SDD: He pretty much wrote the part of Cassandra for you.

SG: Yeah. He called me and asked me to come and do the reading for him and I was like, ‘Yeah. Sure, Chris, anything for you.’ As an actor I was like, ‘What do you want me to do with this play?’ He said, ‘I don’t know. We’ll figure something out.’ I said, ‘Chris, we’ve got an hour and change before we do this in front of people, so what do you want me to do?’ He was just like, ‘Let’s play around.’ So I played around with maybe a Jamaican accent, maybe not. I have so many crazy characters in my family, so I said, ‘This reminds me of my great-grandma- I’m going to do that.’ And I did and it worked and it surprised Chris, because he had written all of these complicated speeches and I breezed right through them. That was an exciting challenge because it was the first time I created a character. It’s a new play and I have been with it for so long and I’ve seen the various changes that have been made to the play. That’s exciting to me. I love working on new work and that’s the part that I love the most, the playwright saying, ‘You know what, I need this and I need you to do it now.’ That’s exciting, because hell yeah, I’ll do it!

SDD: So it’s definitely a Durang play but is it also a Chekov play? What’s important about each writer and how they fit together?

SG: The themes that are definitely Chekov- longing, regret and sadness. And of course the characters’ names. There is a little bit of every one of Chekov’s plays in this play. The brilliant part about Vanya and Sonia and Masha and Spike is that you don’t have to know anything about Chekov to enjoy the play. Chris Durang and his themes- getting older, the times changing, our wacky culture and Facebook, the constant access to celebrity that is very much part of the play as well. It’s great that you’ve got work from a dude that was writing in the nineteenth century, and those scenes have been made very prescient by Chris Durang. It’s great because you have a lot of fun. And for those who do know Chekov, there are very delicious surprises throughout the play, because you’re like, ‘I know that! I know exactly what he’s doing there!’ But for people who don’t, it’s like, ‘Whoa. I love that, I get that. That’s funny and that touches me.’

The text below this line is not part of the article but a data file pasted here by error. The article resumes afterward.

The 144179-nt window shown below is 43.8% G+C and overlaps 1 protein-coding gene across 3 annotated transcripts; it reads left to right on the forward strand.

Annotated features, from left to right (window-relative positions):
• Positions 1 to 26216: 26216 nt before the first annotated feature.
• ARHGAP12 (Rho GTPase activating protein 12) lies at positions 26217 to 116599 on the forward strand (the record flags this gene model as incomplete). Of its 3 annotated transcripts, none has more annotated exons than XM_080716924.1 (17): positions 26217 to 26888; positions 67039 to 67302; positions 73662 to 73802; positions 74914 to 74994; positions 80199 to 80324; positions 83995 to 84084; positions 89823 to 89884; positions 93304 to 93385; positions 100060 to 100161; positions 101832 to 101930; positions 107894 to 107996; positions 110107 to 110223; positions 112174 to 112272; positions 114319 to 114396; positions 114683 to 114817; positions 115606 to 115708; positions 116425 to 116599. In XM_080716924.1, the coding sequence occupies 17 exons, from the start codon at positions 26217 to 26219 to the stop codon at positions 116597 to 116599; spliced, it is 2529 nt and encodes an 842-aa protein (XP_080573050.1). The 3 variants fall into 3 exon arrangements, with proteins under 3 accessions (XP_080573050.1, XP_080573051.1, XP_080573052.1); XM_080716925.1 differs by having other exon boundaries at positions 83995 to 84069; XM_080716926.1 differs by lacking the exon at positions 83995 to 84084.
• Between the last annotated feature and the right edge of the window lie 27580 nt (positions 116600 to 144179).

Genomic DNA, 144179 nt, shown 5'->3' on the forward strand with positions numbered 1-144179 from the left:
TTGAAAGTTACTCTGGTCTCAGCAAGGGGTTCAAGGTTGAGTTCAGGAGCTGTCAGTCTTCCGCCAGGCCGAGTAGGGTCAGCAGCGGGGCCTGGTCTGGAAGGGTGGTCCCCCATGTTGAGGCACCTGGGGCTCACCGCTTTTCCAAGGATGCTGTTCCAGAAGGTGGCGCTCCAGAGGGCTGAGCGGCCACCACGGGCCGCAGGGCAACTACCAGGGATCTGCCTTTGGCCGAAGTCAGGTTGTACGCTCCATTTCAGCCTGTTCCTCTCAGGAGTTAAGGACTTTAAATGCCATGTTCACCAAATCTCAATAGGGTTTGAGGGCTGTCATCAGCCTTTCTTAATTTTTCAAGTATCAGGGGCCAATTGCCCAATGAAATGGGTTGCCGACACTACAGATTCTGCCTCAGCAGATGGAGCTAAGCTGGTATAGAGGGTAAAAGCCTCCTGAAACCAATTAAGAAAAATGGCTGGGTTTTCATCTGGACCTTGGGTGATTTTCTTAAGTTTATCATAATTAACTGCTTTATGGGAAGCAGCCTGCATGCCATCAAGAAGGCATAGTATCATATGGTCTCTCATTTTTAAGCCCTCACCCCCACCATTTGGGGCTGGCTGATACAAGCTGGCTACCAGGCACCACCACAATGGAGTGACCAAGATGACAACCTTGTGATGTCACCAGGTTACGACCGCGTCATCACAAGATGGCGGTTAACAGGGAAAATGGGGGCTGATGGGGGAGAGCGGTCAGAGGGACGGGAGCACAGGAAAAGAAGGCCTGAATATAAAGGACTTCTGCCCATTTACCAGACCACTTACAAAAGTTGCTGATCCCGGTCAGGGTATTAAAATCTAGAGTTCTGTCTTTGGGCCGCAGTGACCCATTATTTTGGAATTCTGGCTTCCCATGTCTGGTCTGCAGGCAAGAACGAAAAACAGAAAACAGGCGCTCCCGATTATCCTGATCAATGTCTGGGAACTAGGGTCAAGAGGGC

SDD: Congratulations on your Broadway debut! I know you were in the show at the Lincoln Center. What’s it like to be on Broadway now?

SG: Oh my God. It’s so great. It’s sad because I don’t know if it’s really going to hit me until after the show is over because there has been so much going on getting used to the new space and being back with the cast. All these hundreds of people who are seeing it. It’s overwhelming and it’s really great, but I feel like everyday I have to take a moment and say, ‘This is really, really special’ and take it in and not just do it. I’m the kind of person, that if you put a task in front of me, it will get done. But sometimes I don’t really savor the moment. It’s really special and it’s really great. What’s even better is I have done a lot of off-Broadway work for nonprofit theatres so a lot of people who come to see it are subscribers. That’s special because if you do a show that means something to that person, they can say, ‘Oh, I’ve seen x-amount of plays here and this one is special to me, because of what you did.’ That’s great. What’s awesome about Broadway is that these people want to see the show. A lot of these people have never seen a show before, but they wanted to come and see this. So, having a good time is that much better.